Son and father Aaron and Galen Decker are pictured just inside FirstHealth's Reid Heart Center, where Galen had a stent implant procedure on Sept. 2 after collapsing in sudden cardiac arrest at the finish line of the Labor Day Tour de Moore Classic. Aaron, a respiratory therapist in the same Cardiac Cath Lab where his father was brought after the incident, was standing nearby when his dad stopped breathing and revived him with CPR and three jolts of an AED.
PINEHURST – On Labor Day 2013, Sanford resident Galen Decker completed the 28-mile cruise segment of the Tour de Moore Classic, greeted relatives and friends at the finish line, and – for all practical purposes – lay down in Southern Pines pine straw and died.
Like the estimated 300,000-plus annual victims of sudden cardiac arrest, the 65-year-old Decker was not breathing and had no detectable pulse. Like most of those who survive these incidents, he was lucky enough to have someone nearby who knew what to do in an emergency.
In Decker's case, it was his son, a respiratory therapist in the Cardiac Cath Lab at FirstHealth’s Reid Heart Center. Within seconds, Aaron Decker shifted from race onlooker to professional lifesaver and started CPR while calling out orders to others who had stepped up to help.
Fifteen to 20 minutes and three jolts of an automated external defibrillator (AED) later, Galen Decker’s heart was beating again and he was on his way to the same Moore Regional Cath Lab where Aaron spends his working days. The cardiologist Aaron had contacted by cell phone while continuing CPR compressions to his dad’s chest was among those awaiting his arrival.
A month later, father and son are still trying to absorb the events of that chaotic September morning. For Galen, there isn’t much to recall.
“I don’t remember one iota of anything,” he says.
Aaron Decker is just glad he was nearby.
“It worked out the best possible way it could have,” he says.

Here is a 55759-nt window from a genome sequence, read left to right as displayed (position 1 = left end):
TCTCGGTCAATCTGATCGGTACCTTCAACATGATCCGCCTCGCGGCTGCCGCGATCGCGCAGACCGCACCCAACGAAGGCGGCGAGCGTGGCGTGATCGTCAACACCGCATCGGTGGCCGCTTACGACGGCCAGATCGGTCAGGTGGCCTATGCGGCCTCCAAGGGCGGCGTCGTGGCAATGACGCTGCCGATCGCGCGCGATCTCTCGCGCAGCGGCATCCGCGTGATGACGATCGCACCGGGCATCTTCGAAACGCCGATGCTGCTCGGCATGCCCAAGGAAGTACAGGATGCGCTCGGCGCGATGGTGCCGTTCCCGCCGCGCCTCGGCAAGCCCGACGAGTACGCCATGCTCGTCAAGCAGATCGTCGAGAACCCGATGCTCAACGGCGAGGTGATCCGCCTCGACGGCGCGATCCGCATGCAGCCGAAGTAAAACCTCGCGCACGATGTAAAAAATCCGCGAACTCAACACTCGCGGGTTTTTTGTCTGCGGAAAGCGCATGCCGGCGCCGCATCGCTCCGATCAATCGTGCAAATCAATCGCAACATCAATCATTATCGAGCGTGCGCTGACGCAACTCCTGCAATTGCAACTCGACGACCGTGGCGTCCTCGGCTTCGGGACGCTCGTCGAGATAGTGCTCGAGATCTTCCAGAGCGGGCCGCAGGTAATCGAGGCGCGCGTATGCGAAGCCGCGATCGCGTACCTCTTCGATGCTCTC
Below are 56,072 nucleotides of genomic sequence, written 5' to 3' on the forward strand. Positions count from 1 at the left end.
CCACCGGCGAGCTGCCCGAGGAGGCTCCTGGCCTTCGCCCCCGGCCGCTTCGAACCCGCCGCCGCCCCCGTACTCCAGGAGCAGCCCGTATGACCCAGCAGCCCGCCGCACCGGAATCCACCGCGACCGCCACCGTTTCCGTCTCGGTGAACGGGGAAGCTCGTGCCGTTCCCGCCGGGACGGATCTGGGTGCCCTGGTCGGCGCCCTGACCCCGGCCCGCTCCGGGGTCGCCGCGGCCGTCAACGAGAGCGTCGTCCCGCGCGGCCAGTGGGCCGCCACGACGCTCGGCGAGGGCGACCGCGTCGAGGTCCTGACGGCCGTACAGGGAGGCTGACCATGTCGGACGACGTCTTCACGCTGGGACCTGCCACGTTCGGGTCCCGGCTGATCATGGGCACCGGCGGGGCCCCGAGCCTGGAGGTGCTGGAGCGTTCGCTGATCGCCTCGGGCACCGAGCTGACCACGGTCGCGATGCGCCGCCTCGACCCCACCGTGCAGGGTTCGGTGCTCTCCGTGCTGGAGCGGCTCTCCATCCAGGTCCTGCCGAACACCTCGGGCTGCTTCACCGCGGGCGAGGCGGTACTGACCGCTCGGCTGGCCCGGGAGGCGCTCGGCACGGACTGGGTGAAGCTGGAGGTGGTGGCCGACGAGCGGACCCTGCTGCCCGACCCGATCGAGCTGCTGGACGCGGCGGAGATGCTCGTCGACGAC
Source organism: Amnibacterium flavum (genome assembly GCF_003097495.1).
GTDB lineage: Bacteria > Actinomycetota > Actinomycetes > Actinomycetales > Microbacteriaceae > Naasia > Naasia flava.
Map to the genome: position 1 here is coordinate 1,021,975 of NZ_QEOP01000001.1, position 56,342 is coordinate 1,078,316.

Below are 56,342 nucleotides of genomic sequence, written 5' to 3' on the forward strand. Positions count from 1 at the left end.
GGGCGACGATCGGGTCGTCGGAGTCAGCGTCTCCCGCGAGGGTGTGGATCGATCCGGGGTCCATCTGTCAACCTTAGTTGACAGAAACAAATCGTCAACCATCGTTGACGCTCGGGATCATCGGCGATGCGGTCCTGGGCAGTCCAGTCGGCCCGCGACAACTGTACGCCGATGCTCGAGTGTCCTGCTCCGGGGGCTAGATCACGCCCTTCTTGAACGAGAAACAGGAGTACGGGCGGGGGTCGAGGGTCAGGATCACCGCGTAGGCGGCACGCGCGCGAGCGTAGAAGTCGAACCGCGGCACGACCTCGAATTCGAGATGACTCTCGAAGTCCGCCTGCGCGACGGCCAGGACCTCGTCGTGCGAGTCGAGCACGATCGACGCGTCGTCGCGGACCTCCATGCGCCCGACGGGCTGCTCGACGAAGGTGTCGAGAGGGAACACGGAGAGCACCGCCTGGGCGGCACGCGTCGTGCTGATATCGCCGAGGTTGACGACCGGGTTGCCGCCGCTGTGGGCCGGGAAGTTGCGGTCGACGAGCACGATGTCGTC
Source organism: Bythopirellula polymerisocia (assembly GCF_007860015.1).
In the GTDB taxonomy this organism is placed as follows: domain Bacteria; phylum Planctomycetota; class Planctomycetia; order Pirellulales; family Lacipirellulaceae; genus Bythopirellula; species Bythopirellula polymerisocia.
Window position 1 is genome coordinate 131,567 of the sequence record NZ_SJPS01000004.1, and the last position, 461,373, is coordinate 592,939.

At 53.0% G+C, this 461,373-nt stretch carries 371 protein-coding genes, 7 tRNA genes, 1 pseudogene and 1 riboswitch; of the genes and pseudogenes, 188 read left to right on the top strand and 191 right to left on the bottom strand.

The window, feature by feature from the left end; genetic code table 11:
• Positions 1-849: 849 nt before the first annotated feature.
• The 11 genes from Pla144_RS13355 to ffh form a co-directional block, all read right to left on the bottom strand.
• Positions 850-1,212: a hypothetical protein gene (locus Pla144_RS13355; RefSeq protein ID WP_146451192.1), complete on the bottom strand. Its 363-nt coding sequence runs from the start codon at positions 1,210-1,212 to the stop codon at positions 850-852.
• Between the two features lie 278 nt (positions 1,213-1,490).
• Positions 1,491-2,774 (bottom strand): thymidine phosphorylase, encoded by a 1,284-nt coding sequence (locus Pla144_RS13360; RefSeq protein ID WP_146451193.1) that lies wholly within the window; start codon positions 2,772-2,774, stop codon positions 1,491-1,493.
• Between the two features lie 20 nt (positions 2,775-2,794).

Although he remembers little about the day’s events and a few days following, Galen does recall feeling some discomfort during the actual ride. But, he says, he rested briefly and headed toward the finish line near the Campbell House in Southern Pines.
He also recalls that he was talking to sons Aaron, Brian and Brent and other onlookers when he began to feel “light-headed.”
Otherwise, he says, there was “no warning of anything.”
As both father and son recall, Galen sat down and got up a few times and even stretched out at least once before a first responder with a blood pressure cuff arrived on the scene. Even though the reading appeared normal, the responding EMT advised calling an ambulance.
About that time, Galen started complaining of pain in his left arm.
“Shortly afterward,” Aaron says, “down he went. I sent (brother) Brian for an AED, and me and the EMT jumped on him.”
Aaron was doing chest compressions when Brian returned with the AED, but the battery on the device failed after one shock. After two additional jolts from a second AED, Galen started to breathe and his heart began to beat. Soon he was in the ambulance and heading for Moore Regional.
A head CT at the hospital found no problem, but a cardiac catheterization revealed a 100 percent blockage in the main artery to Galen's heart. Patrick Simpson, M.D., an interventional cardiologist who was on call that day, although not the physician with whom Aaron had communicated earlier, implanted a stent to reopen it.
Following a few days of mental fuzziness, Galen is now recovering well, has returned to work at his Sanford print shop and is established with Dr. Simpson for follow-up appointments.
“I feel fine,” he says.
Aaron experienced some mental and physical exhaustion that hit him the day after the incident, but otherwise is just grateful for the training and experience that helped him save his dad’s life. A 13-year employee of FirstHealth, first in respiratory therapy and now in the Cath Lab, he earned a degree in exercise physiology from Western Carolina University before entering the respiratory therapy program at Sandhills Community College on the recommendation of a friend.
“Your training takes over,” he says of his response to his father's emergency. “I've been in this situation a lot of times – you can't sit there and do nothing – but that's the first time I've had to do anything out in the street.”
Aaron’s Cath Lab supervisor, Pamela Sands, R.N., is proud of but not surprised by his response to the incident.
“I’m not surprised by Aaron's actions,” she says. “He has been working in the Cath Lab for seven years and deals with these types of emergencies frequently and has always acted calmly and professionally. He was very humble when he told me about this event and told me he guessed his six years in the respiratory department and seven years in the Cath Lab paid off. I'm proud of him and how he handled the situation, and I'm sure his dad was glad he was around, too.”
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